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How do I do on-the-fly search & replace in a Java Stream (input or output)?

I don't want to load the stream into memory or to a file.

I just see the bytes passing by and I need to do some replacements. The sequences being replaced are short (up to 20 bytes).

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It depends on what kind of "stream" it is. Is it text? Is it some sort of format with known field widths? You'll have to be much more specific in your question. – Jonathan Feinberg Oct 26 '09 at 13:42
it's binary random junk. – flybywire Oct 26 '09 at 13:47
Are the replacements just as long as the original "strings" (byte sequences)? – Lucero Oct 26 '09 at 13:48
@Lucero: no. Both the string and the replacements are much much shorter than the stream. But replacements can be long, equal length, or shorter than the original string. – flybywire Oct 26 '09 at 13:51
This is not really an answer to your question. You should though, look into the java.nio package. Take a look at the following examples: NIO Examples The first example shows how to do a simple "grep" on a file. Using the NIO you will not have to worry about a buffer size, just let the regular expression library methods do the heavy lifting. – MrJacqes Oct 26 '09 at 20:15
up vote 4 down vote accepted

You can use the class provided here if static replacement rules are enough for you.

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+1 looks promising – flybywire Oct 26 '09 at 14:08
Just a small "academic" note: I looked over the source, and as far as I can tell the runtime the runtime/CPU usage - especially in the worst case - seems to be pretty bad. Assuming for instance 10 patterns of 101 characters, for each byte read there could be up to 1000 processing steps (comparare operations) performed. The DFA solution would require only one operation (table lookup). With increasing pattern size and number and input stream length this could be a problem. – Lucero Oct 26 '09 at 14:34
(However, the source is well done in terms of structure and documentation and there is good test coverage, so please take my comment as suggestion for a better algorithm, I don't mean to criticize the answer.) – Lucero Oct 26 '09 at 14:37
Thanks, one of the reasons to reference the class here is ability to get a feedback :) Your comment is right, will revise the algorithm. – denis.zhdanov Oct 26 '09 at 15:32
This should probably point directly to where it is proposed (more stable link source given it depends on apache commons-io anyway). – Alexander Klimetschek Sep 15 '15 at 1:37

You could implement a deterministic finite automaton which looks at each byte once only (e.g. no lookbehind is required), so that you would basically stream the input through a buffer holding max as many characters as the length of your pattern, outputting the pattern on a match or overflowing (non-matched) characters when advancing in the pattern. Runtime is linear after preparation of the pattern.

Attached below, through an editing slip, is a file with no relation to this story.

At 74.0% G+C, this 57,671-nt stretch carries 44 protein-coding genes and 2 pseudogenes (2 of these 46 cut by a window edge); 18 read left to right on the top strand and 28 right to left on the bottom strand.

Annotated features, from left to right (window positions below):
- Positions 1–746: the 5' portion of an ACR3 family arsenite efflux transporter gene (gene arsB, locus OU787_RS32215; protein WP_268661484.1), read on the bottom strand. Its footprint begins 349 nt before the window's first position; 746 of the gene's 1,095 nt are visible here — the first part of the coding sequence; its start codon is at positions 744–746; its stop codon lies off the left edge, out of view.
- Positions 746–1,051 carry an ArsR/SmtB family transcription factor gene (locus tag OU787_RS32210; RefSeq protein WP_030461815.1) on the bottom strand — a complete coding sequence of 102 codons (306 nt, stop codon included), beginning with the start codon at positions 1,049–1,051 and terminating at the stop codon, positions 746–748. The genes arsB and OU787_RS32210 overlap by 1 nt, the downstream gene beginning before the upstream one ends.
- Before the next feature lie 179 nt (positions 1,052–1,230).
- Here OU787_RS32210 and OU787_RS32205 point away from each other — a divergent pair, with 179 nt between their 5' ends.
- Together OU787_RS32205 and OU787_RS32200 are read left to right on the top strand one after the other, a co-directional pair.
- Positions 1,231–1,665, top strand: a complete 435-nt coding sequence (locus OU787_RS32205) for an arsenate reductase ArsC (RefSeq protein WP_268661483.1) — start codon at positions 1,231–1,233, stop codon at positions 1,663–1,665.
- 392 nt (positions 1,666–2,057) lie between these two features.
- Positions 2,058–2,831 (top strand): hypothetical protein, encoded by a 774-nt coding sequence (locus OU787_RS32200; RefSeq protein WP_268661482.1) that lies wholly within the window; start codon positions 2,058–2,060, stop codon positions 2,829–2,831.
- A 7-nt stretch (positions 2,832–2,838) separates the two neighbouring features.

Wikipedia has some information on pattern matching and how that works in theory.

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Thank you, @Lucero. I was looking for a library solution. – flybywire Oct 26 '09 at 14:06

I got some good ideas from the link provided and ended up writing a small class to handle replacement of $VAR$ variables in a stream. For posterity:

public class ReplacingOutputStream extends OutputStream {
    private static final int DOLLAR_SIGN = "$".codePointAt(0);
    private static final int BACKSLASH = "\\".codePointAt(0);
    private final OutputStream delegate;
    private final Map<String, Object> replacementValues;

    private int previous = Integer.MIN_VALUE;
    private boolean replacing = false;
    private ArrayList<Integer> replacement = new ArrayList<Integer>();

    public ReplacingOutputStream(OutputStream delegate, Map<String, Object> replacementValues) {
        this.delegate = delegate;
        this.replacementValues = replacementValues;

    public @Override void write(int b) throws IOException {
        if (b == DOLLAR_SIGN && previous != BACKSLASH) {
            if (replacing) {
                replacing = false;
            } else {
                replacing = true;
        } else {
            if (replacing) {
            } else {

        previous = b;

    private void doReplacement() throws IOException {
        StringBuilder sb = new StringBuilder();
        for (Integer intval : replacement) {

        String oldValue = sb.toString();
        Object _newValue = replacementValues.get(oldValue);
        if (_newValue == null) {
            throw new RuntimeException("Could not find replacement variable for value '"+oldValue+"'.");

        String newValue = _newValue.toString();
        for (int i=0; i < newValue.length(); ++i) {
            int value = newValue.codePointAt(i);
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